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Ethinylestradiol differentially interferes with IGF-I in liver and extrahepatic sites during development of male and female bony fish

Shved N., Berishvili G., D'Cotta H., Baroiller J.F., Segner H., Eppler E., Reinecke M.. 2007. Journal of Endocrinology, 195 : p. 513-523.

DOI: 10.1677/JOE-07-0295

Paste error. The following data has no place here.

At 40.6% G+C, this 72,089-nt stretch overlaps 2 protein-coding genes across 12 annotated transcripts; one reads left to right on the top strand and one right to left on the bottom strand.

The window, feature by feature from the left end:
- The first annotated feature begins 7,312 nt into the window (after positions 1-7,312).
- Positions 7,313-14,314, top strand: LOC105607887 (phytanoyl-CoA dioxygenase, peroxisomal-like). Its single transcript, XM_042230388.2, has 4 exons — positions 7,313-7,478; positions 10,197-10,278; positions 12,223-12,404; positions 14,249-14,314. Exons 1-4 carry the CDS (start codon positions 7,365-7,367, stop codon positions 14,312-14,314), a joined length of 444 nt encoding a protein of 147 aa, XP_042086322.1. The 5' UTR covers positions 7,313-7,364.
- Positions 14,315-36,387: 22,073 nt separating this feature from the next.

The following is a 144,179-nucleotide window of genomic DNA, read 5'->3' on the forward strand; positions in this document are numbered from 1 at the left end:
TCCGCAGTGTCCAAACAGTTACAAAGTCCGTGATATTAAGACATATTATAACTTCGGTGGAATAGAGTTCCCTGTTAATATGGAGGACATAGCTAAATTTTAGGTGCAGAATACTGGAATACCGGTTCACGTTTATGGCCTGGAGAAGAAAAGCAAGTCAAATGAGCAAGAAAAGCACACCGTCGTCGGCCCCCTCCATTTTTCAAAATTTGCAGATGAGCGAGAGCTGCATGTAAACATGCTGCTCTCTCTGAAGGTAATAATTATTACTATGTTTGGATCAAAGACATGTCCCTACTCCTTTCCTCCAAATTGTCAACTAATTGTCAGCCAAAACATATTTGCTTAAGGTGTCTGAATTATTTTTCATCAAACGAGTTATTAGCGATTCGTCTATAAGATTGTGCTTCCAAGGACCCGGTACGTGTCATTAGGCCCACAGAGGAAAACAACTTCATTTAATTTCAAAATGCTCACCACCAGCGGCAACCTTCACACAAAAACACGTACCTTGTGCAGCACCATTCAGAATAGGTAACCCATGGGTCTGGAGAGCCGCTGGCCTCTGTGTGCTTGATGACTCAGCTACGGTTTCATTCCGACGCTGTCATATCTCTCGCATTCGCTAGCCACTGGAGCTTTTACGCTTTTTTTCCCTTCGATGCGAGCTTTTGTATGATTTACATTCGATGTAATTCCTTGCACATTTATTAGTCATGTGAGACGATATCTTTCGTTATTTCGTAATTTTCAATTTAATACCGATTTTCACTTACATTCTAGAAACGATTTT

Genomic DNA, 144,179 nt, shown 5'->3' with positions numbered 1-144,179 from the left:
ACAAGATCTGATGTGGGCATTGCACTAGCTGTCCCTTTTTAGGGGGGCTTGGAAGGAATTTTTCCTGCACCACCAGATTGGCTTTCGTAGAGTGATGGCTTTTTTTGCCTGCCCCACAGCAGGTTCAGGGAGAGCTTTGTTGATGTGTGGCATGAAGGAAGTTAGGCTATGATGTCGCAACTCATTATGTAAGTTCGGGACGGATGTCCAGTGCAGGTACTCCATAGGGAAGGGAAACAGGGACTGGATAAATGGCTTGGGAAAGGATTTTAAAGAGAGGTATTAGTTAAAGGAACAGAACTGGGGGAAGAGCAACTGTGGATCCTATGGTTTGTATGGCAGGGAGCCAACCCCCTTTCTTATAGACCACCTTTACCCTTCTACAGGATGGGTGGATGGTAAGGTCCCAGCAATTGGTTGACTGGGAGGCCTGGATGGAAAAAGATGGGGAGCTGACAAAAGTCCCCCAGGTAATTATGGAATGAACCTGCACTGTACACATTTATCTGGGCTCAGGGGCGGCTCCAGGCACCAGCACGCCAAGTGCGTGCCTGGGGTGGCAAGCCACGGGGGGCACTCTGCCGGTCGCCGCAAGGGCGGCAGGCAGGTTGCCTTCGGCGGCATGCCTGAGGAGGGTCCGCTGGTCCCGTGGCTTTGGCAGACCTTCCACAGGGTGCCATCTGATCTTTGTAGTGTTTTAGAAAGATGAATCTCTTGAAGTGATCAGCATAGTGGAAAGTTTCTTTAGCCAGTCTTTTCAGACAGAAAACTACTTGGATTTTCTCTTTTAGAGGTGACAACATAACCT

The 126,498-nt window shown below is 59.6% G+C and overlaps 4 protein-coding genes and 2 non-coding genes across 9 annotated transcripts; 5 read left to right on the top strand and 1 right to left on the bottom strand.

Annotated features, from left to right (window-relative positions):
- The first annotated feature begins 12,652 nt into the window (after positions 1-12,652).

Growth and sexual development are closely interlinked in fish; however, no reports exist on potential effects of estrogen on the GH/IGF-I-axis in developing fish. We investigate whether estrogen exposure during early development affects growth and the IGF-I system, both at the systemic and tissue level. Tilapia were fed from 10 to 40 days post fertilization (DPF) with 17[alpha]-ethinylestradiol (EE2). At 50, 75, 90, and 165 DPF, length, weight, sex ratio, serum IGF-I (RIA), pituitary GH mRNA and IGF-I, and estrogen receptor [alpha] (ER[alpha]) mRNA in liver, gonads, brain, and gills (real-time PCR) were determined and the results correlated to those of in situ hybridization for IGF-I. Developmental exposure to EE2 had persistent effects on sex ratio and growth. Serum IGF-I, hepatic IGF-I mRNA, and the number of IGF-I mRNA-containing hepatocytes were significantly decreased at 75 DPF, while liver ER[alpha] mRNA was significantly induced. At 75 DPF, a transient decline of IGF-I mRNA and a largely reduced number of IGF-I mRNA-containing neurons were observed in the female brain. In both sexes, pituitary GH mRNA was significantly suppressed. A transient downregulation of IGF-I mRNA occurred in ovaries (75 DPF) and testes (90 DPF). In agreement, in situ hybridization revealed less IGF-I mRNA signals in granulosa and germ cells. Our results show for the first time that developmental estrogen treatment impairs GH/IGF-I expression in fish, and that the effects persist. These long-lasting effects both seem to be exerted indirectly via inhibition of pituitary GH and directly by suppression of local IGF-I in organ-specific cells.

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